What are some flattering address from classic literature? My two examples (and the extent of my list) are Walt Whitman's "O Captain! My captain!" and "...light of my life, fire of my loins!" from Lolita. Both are very fun things to call Mr. Grandysaur. BUT I WANT MORE. I'm looking for grandiose, recognizable, turns of phrase that I can use to address those that are worthy. The more ridiculous the better.
posted by Grandysaur on Nov 14, 2013 - 40 answers

Progressively Challenging Hindi Literature for the Novice Hindi Reader

I'm looking for Hindi books that progressively increase in difficulty. I'm a Hindi speaker that learned from my parents conversationally, but I have no grasp of the Devanagari script. I thought I could teach myself the script by rote, then work my way up through books of increasing difficulty similar to how I have read books in grade school in the USA. [more inside]
posted by brocrastinator on Nov 11, 2013 - 3 answers

Highfalutin' Genre Fiction

Give me your most well written genre fiction! [more inside]
posted by latkes on Nov 4, 2013 - 49 answers

High school literary magazines: What do I need to know?

I'm going to be doing on-site critiques of high school literary magazines at an upcoming conference. I've worked as a reader and editor for several literary journals; what do I need to know about high school publications? [more inside]
posted by roll truck roll on Oct 21, 2013 - 4 answers

Like Virginia Woolfe... But happier!

Bookfilter: Books that are beautifully written but funny, feel-good (at least at the end) and preferably with some female characters that are cool. [more inside]
posted by dinosaurprincess on Oct 18, 2013 - 22 answers

Recommend fiction featuring the decline of a global superpower, please!

What novels or short stories grapple with the decline of a superpower? I'm thinking waning-British-Empire stuff, primariy, but the decline of other global powerhouses is fine too. Must be fiction. Decline-of-Empire can either be primary to the plot or a backdrop against which other key aspects of the story unfold.
posted by croutonsupafreak on Oct 16, 2013 - 16 answers

Novels without protagonists

I'm looking for examples of novels without protagonists. See inside for details. [more inside]
posted by naju on Oct 16, 2013 - 31 answers

Please make this pregnant lady cry

Can you recommend me some fiction, comics, and movies that are parenting positive--especially mom-positive? [more inside]
posted by PhoBWanKenobi on Oct 14, 2013 - 39 answers

You know where you want to go, but you don't know for sure...

[Book filter] Please recommend stories about people who find out (through trail and error) what they really want, and eventually get there (after a bunch of detours). [more inside]
posted by fix on Oct 13, 2013 - 24 answers

¿Como se dice "space ship"?

I am re-re-re-embarking on my periodic quest to actually develop competent Spanish skills. (I'm Hispanic, it feels obligatory.) Something I've never had previously--books I actually wanted to read for fun that were not translated from English. So: Are there Spanish-language authors to look for who're writing science fiction and fantasy? Especially of the YA variety? [more inside]
posted by Sequence on Oct 13, 2013 - 11 answers

Can anybody identify this novel?

I'm trying to remember the name of a novel I read when I was in school. I believe it was Canadian, and the main character was a goodhearted but simpleminded, somewhat overweight female prostitute living in a small town. I also believe the title was her nickname; I thought it was "Sweetie," but that has proven to be incorrect.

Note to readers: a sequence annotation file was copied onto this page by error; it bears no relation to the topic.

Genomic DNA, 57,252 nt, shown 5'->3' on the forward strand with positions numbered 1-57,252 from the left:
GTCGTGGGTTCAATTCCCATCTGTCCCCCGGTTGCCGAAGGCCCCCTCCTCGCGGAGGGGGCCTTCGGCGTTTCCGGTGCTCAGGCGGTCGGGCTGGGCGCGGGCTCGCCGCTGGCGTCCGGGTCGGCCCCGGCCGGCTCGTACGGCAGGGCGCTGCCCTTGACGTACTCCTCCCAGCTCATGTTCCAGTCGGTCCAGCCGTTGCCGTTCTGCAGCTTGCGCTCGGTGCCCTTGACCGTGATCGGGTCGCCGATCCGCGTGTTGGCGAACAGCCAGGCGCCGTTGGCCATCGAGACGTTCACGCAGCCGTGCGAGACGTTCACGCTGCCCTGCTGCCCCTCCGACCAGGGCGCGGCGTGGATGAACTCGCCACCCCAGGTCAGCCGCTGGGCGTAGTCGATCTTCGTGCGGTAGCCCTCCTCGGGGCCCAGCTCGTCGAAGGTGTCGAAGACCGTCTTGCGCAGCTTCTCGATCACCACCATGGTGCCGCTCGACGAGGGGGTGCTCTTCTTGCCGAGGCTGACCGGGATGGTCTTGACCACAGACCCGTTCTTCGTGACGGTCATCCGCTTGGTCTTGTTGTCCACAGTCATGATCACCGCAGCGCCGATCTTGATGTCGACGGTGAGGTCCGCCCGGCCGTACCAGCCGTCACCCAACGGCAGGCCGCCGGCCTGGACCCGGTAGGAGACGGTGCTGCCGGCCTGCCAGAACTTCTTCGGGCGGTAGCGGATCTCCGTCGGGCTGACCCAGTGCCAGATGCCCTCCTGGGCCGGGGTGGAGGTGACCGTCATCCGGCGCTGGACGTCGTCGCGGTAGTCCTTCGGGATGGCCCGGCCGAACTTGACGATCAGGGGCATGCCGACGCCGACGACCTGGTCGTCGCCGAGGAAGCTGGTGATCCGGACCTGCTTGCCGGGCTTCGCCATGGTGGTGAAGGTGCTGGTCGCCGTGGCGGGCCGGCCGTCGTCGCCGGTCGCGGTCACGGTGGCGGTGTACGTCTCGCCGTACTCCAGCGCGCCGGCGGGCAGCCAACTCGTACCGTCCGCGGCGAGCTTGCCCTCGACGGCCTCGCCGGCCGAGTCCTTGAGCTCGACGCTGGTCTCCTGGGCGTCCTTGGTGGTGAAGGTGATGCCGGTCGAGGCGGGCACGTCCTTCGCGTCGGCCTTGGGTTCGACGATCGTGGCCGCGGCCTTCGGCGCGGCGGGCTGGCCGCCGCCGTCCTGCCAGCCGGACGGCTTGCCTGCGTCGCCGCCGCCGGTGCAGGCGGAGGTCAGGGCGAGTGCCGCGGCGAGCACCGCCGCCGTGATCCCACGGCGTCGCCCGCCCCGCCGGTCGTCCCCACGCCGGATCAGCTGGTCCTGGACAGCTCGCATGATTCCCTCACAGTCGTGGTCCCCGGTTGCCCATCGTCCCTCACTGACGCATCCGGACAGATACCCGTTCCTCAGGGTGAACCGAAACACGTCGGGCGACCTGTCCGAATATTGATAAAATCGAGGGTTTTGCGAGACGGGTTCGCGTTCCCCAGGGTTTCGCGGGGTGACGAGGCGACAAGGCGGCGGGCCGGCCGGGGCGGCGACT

posted by The Card Cheat on Oct 12, 2013 - 4 answers

Book recommendations for an 11-year-old girl available on Amazon.ca?

My niece celebrates her eleventh birthday soon. She loves to read. She lives in Canada; I live in the UK: for convenience’s sake I’d like to buy her books from Amazon.ca as a gift. Besides reading, her previous interests have included princesses, ballet and cupcakes—the latter leading me to order to some volumes from The Cupcake Diaries as last year’s gift. What’s new and cool in the world of books if you’re Canadian and eleven?
posted by misteraitch on Oct 2, 2013 - 8 answers

How can I improve my writing?

My writing tends to be very brief, and it's difficult for me to write long essays that are good. Also, I would like to start writing literary and cultural critiques and would like MeFites' advice. [more inside]
posted by myitkyina on Sep 28, 2013 - 11 answers

Seeking "Twist Ending" Story Anthologies

Can you guys recommend any short story anthologies whose theme is twist endings? The one requirement is that all of the stories must feature a twist ending -- so books like Guy de Maupassant or O. Henry collections, or even Twilight Zone anthologies, in which only many/most of the stories feature twist endings, are disqualified. I'm not sure whether such an anthology even exists, but I'd love to find out. Thanks for any recommendations!
posted by Mo' Money Moe Bandy on Sep 26, 2013 - 7 answers

Modern Greek or Roman fiction not centered on military or leaders?

Ancient Roman and Greek civilizations set my imagination ablaze, and while I've loved Homer's works right now I'm interested in works written in, say, the last century that take place in those times, or thereabouts. [more inside]
posted by gregoryg on Sep 24, 2013 - 25 answers

Help feed my Kindle! Books for a long time away

I've been in South America for six months and running out of books to lose myself in. I read a lot of big long books-do you know of some more? [more inside]
posted by lightgray on Sep 17, 2013 - 24 answers

[Book Recommendation Filter] A comprehensive history of Savile Row

I'm looking for book recommendations for thorough, engaging, and rigorous histories of Savile Row tailoring and/or books that talk about the history and philosophy of fine men's tailoring and dress. I'm not averse to books with technical information, as well as historical and cultural information. Thank you!
posted by moxie_milquetoast on Sep 15, 2013 - 4 answers